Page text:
Springtime Strolls: Winston-Salem's Top 10 Walking Trails
Springtime in Winston-Salem is magic. The flowers are blooming, the birds are chirping, and we’re itching to get outside. If you’re looking for some alfresco exercise this spring, check out these 10 in-town strolls, all of which are pet-friendly, postcard-worthy, and perfect for all ages. Happy trails!
Short, sweet, and packed with scenery, this 1.2-mile path links downtown to Old Salem and beyond. We like to start at the Corpening Plaza and head south, passing over Salem Parkway via the Strollway Pedestrian Bridge. From there, the Strollway parallels South Marshall Street and eventually reaches the Old Salem Visitor Center. You can extend your walk to Old Salem by crossing over the covered bridge into the historic district (which is free to roam). Or you can continue south to the Gateway area, where you’ll link up with the Salem Creek Greenway.
Long Branch Trail
Opened in 2016, this 2.2-mile urban pathway runs along the eastern edge of downtown through the Innovation Quarter. Starting at MLK Jr. Drive on the north end of downtown, the trail passes through the Innovation Quarter, under Salem Parkway, and over several old train trestles. In addition to encountering public art, you’ll also get a few impressive views of the city skyline. The trail ends at the Salem Creek Greenway, which runs perpendicular to Long Branch, connecting Washington Park on the west end and Salem Lake on the east. All told, the trails combine to create a 27-mile loop in the heart of the city.
Salem Lake Trail
Just minutes from downtown, this popular 7-mile loop wraps around the edges of Salem Lake, creating some incredible panoramas along the way. For a long walk with alternating glimpses of trees, water, and sky, complete the entire 7-mile loop. For a shorter route, head counter-clockwise from the main parking access and turn around at the first of nine tributaries, where you can relax on the bench or skip rocks. When you’re there, keep an eye out for the “Kids in Parks” info signs spaced along the trail, which offer fun facts about the plants and animals that call Salem Lake home.
Reynolda walking trails
When it comes to stunning scenery, you can’t do much better than Reynolda, the former estate of tobacco tycoon R.J. Reynolds. Several paths meander through the historic grounds,traveling through woodlands, wetlands, and rolling fields. For a quick walk, take the Reynolda Walking Trail (0.25 miles) that links Reynolda Village to the Wake Forest University campus. The paved pathway travels through a wetlands area and over the Lake Katherine Bridge, where you’ll get an up-close look at Reynolda’s waterfall. For a longer walk, take the Perimeter Trail (1.7 miles), which loops around the entire 130-acre estate.
A historic mansion turned enchanting hotel, Graylyn sits adjacent to Reynolda along Winston-Salem’s famed “Reynolda Mile.” Once home to Bowman and Nathalie Gray (Bowman was former president of Reynolds Tobacco) Graylyn sits on 55 sprawling acres. Several paved and unpaved paths circumvent property, passing by rolling fields, stately cottages, stone bridges, and a duck pond. And because Graylyn is so close to Reynolda (about a 5-minute trek across Reynolda Road), you can easily extend your walk there.
Historic Bethabara Park
Step back in time at Historic Bethabara Park, a 183-acre park and nature preserve. The park features archaeological ruins, historic gardens, a reconstructed village and fort, and miles of nature trails. The “anchor” trail is the 2.7-mile Bethabara Greenway, which provides access to the park’s other popular trails, including the Monarcas Creek Trail, Spring Flower Trail, God Acre’s Loop, and (our personal favorite) the Woodlands Loop Trail. The greenway also connects to a marshy wetlands area known as the Beaver Pond, viewable from two observation decks. Part of the N.C. Birding Trail, the marsh features a magnificent display of wildlife and plant life.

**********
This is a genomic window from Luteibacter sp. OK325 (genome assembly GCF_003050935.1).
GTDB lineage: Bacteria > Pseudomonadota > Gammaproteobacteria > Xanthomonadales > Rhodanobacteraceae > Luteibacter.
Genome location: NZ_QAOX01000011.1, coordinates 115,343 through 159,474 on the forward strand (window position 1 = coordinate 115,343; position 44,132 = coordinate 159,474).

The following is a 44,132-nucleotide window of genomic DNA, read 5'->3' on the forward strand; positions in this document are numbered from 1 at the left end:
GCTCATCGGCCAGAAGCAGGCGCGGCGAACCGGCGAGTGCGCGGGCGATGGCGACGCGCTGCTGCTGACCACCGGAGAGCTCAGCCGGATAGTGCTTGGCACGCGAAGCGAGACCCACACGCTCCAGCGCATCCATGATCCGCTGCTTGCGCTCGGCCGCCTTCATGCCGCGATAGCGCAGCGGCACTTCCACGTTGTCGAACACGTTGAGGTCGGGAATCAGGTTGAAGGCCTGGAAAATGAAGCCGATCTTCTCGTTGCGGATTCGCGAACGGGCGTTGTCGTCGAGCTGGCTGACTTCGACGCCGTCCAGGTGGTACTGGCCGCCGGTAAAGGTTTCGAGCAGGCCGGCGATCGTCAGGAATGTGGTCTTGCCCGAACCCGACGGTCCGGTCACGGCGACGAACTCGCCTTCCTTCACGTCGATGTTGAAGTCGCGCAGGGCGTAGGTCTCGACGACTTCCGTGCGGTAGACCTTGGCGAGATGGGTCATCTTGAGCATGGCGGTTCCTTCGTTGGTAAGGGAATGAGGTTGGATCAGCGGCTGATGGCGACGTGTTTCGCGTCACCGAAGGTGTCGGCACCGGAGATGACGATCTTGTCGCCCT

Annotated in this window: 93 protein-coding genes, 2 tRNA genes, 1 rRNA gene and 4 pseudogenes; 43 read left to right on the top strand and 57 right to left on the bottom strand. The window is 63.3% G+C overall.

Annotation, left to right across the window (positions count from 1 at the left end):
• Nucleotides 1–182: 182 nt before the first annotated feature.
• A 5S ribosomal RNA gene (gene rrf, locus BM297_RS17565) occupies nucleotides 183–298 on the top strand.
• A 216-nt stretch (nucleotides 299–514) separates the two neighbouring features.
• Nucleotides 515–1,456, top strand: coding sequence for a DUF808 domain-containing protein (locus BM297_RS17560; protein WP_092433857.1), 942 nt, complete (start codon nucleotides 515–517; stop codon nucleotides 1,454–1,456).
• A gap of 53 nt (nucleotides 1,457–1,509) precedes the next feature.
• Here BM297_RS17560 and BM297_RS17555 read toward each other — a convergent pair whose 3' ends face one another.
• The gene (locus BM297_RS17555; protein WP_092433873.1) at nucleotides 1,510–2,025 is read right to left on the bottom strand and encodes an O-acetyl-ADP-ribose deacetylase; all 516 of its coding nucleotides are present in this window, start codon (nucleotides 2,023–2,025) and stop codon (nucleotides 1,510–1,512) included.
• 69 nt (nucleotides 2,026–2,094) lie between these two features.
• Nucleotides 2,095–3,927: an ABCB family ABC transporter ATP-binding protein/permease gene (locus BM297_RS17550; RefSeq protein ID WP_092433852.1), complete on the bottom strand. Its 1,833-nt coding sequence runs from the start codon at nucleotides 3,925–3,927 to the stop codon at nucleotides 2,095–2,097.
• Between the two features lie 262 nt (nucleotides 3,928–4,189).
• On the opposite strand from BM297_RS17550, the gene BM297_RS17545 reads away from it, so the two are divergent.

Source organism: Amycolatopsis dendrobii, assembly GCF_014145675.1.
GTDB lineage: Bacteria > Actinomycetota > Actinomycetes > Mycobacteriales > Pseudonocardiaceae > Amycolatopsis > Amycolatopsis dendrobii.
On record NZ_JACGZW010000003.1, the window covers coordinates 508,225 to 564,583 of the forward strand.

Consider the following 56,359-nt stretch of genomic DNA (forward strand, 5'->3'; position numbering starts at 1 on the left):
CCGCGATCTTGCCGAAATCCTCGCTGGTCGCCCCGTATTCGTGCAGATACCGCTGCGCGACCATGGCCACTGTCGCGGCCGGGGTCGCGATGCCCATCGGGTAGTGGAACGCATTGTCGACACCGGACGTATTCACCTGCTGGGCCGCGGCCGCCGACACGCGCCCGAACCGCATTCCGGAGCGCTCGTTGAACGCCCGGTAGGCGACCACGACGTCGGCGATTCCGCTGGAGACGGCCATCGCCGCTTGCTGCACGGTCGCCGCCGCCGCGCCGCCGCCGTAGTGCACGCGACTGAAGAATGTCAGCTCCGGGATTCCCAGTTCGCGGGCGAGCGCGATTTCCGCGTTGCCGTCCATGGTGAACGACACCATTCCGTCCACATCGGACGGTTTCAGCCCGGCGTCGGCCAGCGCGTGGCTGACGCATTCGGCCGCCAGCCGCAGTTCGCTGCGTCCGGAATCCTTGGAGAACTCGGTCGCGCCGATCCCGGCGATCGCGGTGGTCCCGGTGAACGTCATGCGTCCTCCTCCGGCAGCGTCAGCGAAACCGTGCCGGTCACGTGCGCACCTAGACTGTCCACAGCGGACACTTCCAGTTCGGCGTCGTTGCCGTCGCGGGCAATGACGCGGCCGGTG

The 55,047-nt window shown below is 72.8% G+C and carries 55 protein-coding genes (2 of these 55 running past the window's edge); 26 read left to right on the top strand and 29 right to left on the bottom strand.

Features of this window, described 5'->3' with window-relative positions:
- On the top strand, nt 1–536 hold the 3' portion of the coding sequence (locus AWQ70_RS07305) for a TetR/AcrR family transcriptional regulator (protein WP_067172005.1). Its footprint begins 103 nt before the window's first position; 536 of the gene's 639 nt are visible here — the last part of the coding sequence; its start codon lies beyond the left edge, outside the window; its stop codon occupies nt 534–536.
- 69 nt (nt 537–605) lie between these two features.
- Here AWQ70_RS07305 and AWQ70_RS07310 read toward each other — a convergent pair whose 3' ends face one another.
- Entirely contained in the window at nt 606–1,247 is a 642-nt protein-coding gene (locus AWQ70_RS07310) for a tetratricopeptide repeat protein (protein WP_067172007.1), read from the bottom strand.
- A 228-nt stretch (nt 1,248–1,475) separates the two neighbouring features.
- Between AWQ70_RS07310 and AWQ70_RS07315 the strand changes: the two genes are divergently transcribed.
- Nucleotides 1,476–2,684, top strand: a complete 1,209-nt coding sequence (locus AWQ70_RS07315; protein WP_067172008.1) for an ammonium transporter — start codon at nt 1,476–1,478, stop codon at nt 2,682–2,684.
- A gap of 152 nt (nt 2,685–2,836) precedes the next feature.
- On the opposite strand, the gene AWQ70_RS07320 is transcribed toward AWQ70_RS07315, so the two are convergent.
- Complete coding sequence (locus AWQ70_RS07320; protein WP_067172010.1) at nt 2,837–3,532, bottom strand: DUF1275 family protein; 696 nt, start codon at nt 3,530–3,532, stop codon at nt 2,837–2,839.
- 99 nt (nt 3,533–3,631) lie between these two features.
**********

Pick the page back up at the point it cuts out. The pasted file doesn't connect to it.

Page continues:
Horizons Park Loop
With 492 acres of woods, fields, and streams, this park in northern Forsyth County is a great place to get reacquainted with nature. A 2.6-mile trail meanders through the grounds and features several loop options. The scenery is accented with bright red barns, trickling streams, rolling meadows, an old cemetery, and distant views of Pilot and Sauratown Mountain.
Trails at Historic Bethania
Located 8 miles northwest of downtown, the quaint village of Bethania features a network of under-the-radar trails ranging from 1 to 1.5 miles. Among the most popular is the 1.4-mile Black Bottom Trail, which starts at Bethania’s Visitor Center and traces along the banks of Muddy Creek. The trail features no steep hills, great for a leisurely stroll. The slightly-more strenuous Reuter Trail (1.4 miles) leads to the top of Bethania Knoll, a high ridge and bluff above Muddy Creek, before descending into deep woods.
Muddy Creek Greenway
This popular 2.9-mile walkway follows the quiet waters of Muddy Creek along Meadowlark Drive, passing by small farms, soccer fields, and horse pastures. Although several designated access points are off Robinhood and Country Club roads, we like to park at Jamison Park and begin our walk there, heading north along the paved path toward Jefferson Elementary. The greenway sits 10 miles west of downtown near the Brookberry Farm area of Winston-Salem.
With nearly 1,100 acres of rolling hills and forests, there’s plenty to explore at Tanglewood, a popular park tucked in the suburb of Clemmons (10 miles west of downtown). Most walkers opt for the park’s 2.2-mile multi-use trail — a paved loop that passes through pastures, hardwood forests, horse stables, and Tanglewoof dog park. Kiosks along the route provide info on other points of interest inside the park, including Tanglewood’s always-lovely Arboretum.